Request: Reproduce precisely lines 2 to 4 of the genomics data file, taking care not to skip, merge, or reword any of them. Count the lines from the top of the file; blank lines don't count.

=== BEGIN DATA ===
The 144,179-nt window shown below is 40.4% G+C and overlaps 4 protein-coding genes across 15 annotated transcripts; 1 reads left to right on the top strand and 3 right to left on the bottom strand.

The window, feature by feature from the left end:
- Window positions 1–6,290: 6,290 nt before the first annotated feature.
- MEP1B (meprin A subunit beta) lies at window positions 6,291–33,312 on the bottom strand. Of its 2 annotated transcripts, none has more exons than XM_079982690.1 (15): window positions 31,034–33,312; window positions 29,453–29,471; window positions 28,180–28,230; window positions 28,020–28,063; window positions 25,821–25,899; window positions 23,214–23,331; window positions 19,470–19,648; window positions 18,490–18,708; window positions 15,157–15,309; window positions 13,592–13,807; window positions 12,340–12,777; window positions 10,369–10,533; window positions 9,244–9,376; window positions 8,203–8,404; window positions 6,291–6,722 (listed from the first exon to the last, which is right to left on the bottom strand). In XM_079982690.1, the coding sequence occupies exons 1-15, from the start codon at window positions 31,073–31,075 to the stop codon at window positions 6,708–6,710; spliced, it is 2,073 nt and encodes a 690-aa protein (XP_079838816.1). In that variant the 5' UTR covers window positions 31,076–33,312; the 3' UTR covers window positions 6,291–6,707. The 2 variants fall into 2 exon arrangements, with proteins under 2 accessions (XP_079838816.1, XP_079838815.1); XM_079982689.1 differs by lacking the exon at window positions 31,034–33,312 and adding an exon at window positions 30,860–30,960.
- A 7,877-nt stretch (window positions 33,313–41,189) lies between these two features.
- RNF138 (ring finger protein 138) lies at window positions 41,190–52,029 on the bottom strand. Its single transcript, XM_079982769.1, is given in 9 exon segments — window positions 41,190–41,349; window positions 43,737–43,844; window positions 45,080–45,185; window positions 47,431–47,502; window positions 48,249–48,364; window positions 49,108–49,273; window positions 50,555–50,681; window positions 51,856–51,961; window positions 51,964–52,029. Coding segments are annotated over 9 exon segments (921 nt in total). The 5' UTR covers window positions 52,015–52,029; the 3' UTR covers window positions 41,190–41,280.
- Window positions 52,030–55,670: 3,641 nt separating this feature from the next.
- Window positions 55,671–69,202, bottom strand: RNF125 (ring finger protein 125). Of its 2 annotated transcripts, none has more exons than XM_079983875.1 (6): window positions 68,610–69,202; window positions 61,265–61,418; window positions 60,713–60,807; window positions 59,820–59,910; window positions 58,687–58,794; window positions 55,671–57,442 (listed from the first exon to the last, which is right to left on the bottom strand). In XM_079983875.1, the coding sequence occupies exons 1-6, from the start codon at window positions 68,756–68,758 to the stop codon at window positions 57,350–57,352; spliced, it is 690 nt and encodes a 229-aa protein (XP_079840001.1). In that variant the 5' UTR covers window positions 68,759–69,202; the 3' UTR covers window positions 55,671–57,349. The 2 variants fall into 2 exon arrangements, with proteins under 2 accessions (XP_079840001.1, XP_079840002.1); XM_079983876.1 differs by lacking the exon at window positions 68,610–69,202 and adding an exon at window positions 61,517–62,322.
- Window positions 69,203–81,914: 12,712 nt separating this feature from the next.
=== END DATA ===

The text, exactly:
The window, feature by feature from the left end:
- Window positions 1–6,290: 6,290 nt before the first annotated feature.
- MEP1B (meprin A subunit beta) lies at window positions 6,291–33,312 on the bottom strand. Of its 2 annotated transcripts, none has more exons than XM_079982690.1 (15): window positions 31,034–33,312; window positions 29,453–29,471; window positions 28,180–28,230; window positions 28,020–28,063; window positions 25,821–25,899; window positions 23,214–23,331; window positions 19,470–19,648; window positions 18,490–18,708; window positions 15,157–15,309; window positions 13,592–13,807; window positions 12,340–12,777; window positions 10,369–10,533; window positions 9,244–9,376; window positions 8,203–8,404; window positions 6,291–6,722 (listed from the first exon to the last, which is right to left on the bottom strand). In XM_079982690.1, the coding sequence occupies exons 1-15, from the start codon at window positions 31,073–31,075 to the stop codon at window positions 6,708–6,710; spliced, it is 2,073 nt and encodes a 690-aa protein (XP_079838816.1). In that variant the 5' UTR covers window positions 31,076–33,312; the 3' UTR covers window positions 6,291–6,707. The 2 variants fall into 2 exon arrangements, with proteins under 2 accessions (XP_079838816.1, XP_079838815.1); XM_079982689.1 differs by lacking the exon at window positions 31,034–33,312 and adding an exon at window positions 30,860–30,960.